Tuesday, September 6, 2011

Summer Sunshine Fades Away

Even though it was my day off, I awoke at my regular time. I made the mistake of reading a leadership book at work last week, which spoke of time wasted while sleeping. "There's plenty of time to rest when you're dead" it quoted. True enough.

After finishing my household chores, I jumped in the car and headed to the barn. Arrive at 9 am. The morning was still cool, and the paddock was a giant swamp thanks to a couple of recent rains.

I gathered up my MoonSox, and hosed down his legs and hooves. They were mud-caked. I wasn't pleased to see that his left fore was flaring again and had a rather large split up it. Some of the toe was also chipped away, and his heels were peeling on all hooves. One hind hoof was also missing a big chunk. Oye.

Groomed, flysprayed, brushed and given his multivitamin, I decided to see what I could do with my current saddle.

I pulled a thicker pad out of my trunk, which previously I wasn't using because I was concerned it made my saddle too tight on Moon. Keeping the wide gullet in, I used this thicker pad to hopefully get the gullet somewhere between medium-wide and wide. Placed further back where it should be, I had about 3-fingers of space all around. Hmm. Not bad.

I used a method I had stumbled across online (not that I believe it), and crossed my elastic girth buckles before doing them up. Someone claimed this would reduce the girth sliding forward...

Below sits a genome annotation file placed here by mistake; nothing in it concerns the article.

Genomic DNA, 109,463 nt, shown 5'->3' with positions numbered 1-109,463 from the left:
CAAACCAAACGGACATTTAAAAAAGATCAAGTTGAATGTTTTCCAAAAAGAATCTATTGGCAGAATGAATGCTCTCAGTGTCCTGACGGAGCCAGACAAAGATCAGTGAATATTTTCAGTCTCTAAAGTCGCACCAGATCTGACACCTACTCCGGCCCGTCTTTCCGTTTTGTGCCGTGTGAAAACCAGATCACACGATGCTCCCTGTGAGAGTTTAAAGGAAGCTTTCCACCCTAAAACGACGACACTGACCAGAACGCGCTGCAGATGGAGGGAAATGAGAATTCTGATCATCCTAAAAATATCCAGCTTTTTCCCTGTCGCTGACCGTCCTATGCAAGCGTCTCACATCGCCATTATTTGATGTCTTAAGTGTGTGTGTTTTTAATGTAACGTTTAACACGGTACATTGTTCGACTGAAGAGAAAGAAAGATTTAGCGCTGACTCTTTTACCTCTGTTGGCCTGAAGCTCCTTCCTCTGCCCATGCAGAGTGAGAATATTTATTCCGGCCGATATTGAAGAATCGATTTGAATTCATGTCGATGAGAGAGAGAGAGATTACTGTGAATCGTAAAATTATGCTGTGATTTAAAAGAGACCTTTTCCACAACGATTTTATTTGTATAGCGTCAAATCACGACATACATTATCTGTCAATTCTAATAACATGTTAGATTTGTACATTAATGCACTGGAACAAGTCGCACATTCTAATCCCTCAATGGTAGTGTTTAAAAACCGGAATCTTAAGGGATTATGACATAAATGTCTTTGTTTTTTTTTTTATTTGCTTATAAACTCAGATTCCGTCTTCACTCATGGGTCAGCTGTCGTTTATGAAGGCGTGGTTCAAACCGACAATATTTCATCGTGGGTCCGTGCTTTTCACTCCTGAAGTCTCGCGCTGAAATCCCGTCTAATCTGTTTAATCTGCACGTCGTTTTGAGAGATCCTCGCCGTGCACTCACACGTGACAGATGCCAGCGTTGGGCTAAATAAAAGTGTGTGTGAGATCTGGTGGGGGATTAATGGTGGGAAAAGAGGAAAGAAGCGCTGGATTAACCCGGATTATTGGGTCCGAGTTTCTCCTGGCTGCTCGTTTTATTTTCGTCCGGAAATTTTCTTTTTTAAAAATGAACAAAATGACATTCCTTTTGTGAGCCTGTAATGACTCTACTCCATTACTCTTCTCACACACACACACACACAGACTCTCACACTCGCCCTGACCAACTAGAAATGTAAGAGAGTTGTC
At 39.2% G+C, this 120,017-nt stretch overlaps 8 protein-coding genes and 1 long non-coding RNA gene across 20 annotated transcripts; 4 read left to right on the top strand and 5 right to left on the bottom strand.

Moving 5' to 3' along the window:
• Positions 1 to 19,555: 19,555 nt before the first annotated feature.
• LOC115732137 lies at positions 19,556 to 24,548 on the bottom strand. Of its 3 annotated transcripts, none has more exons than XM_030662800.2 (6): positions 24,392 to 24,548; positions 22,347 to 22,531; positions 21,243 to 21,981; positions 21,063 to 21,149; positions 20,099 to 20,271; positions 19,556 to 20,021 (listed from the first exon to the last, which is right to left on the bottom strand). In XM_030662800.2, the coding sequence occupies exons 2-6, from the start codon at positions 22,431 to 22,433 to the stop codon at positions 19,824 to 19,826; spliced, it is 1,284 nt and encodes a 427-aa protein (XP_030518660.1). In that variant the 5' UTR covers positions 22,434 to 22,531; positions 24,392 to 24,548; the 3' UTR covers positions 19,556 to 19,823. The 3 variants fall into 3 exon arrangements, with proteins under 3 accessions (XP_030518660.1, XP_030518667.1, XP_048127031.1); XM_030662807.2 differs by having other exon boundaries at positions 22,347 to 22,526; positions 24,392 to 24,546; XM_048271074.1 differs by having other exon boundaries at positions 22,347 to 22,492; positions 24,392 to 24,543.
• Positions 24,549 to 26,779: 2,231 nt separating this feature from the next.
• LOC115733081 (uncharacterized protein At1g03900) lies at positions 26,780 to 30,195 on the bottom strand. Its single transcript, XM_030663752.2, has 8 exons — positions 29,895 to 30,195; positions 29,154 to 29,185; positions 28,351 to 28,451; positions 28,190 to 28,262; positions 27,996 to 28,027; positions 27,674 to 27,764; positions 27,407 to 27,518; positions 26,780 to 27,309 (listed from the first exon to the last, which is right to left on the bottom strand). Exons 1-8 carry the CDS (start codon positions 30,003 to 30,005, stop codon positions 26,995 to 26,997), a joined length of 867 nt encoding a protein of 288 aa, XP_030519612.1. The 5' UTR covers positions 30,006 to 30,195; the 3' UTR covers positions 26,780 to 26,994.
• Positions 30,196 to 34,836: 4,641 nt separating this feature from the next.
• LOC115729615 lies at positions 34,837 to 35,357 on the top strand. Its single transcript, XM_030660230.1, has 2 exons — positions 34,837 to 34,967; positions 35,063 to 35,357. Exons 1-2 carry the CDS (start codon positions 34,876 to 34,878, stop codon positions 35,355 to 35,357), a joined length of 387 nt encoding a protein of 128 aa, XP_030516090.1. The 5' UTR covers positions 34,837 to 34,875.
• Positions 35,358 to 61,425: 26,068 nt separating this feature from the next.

Standing back, he looked good. My saddle still sucks, but it was an improvement. I hoped on (one lead rope again), and rode him for a bit. It DID slide forward, but instead of into his armpit it stayed slightly further back...perhaps 4 fingers width. The gullet with me in the saddle reduced to about 1 and a half to 2 fingers, which was better then before. While it was still on his shoulder, it seemed like the thicker pad and slightly further back position was more tolerable to him.

So off we went.

We rode up the large ditch beside the highway and over to a little path T had told me led to an old quarry. We have an abundance of limestone (aka. Tyndall Stone) in my area, and these old pits were left when they finished mining. It's all open-pit mining, and leaves little water holes with time.

The path was a bit narrow, but Moon took it like a champ. He still wasn't relaxing into the bit though, and I kept working on him, following W's guidance from class. Keep my hands high, ask then relax, and don't lock my legs.

Midway down the trail, he finally just relaxed into me. Instead of looking everywhere, he left a nice bit of pressure on the bit, his neck was horizontal and he just moved along at my pace. Finally. Even cooler, was that I could START to see some topline muscling on him! It's about time! Granted, it's not a lot, but from where he started, I'm happy to see any.

We rode the remainder of the trail 'on-the-bit', and I worked hard to see if I could push him to lower his neck just a little bit further. Overall I was really pleased to be able to push him a bit and still maintain contact with the bit. Thanks to our shadow, I was also able to see that he wasn't open mouthed or gapping, a nice improvement.

At the pits, we stopped for a bit of a break. There were ledges of limestone jutting out over the water, and little craggy paths down to the water. The water was a beautiful ocean blue color, reflecting the clear sky overhead. The trees circling the area cut out any wind, and the entire picture was just serene. It was a perfect reminder of how short and fragile the summers are, as yet another one drifts away on the fleeting breeze. There may not be many more of such pleasant mornings.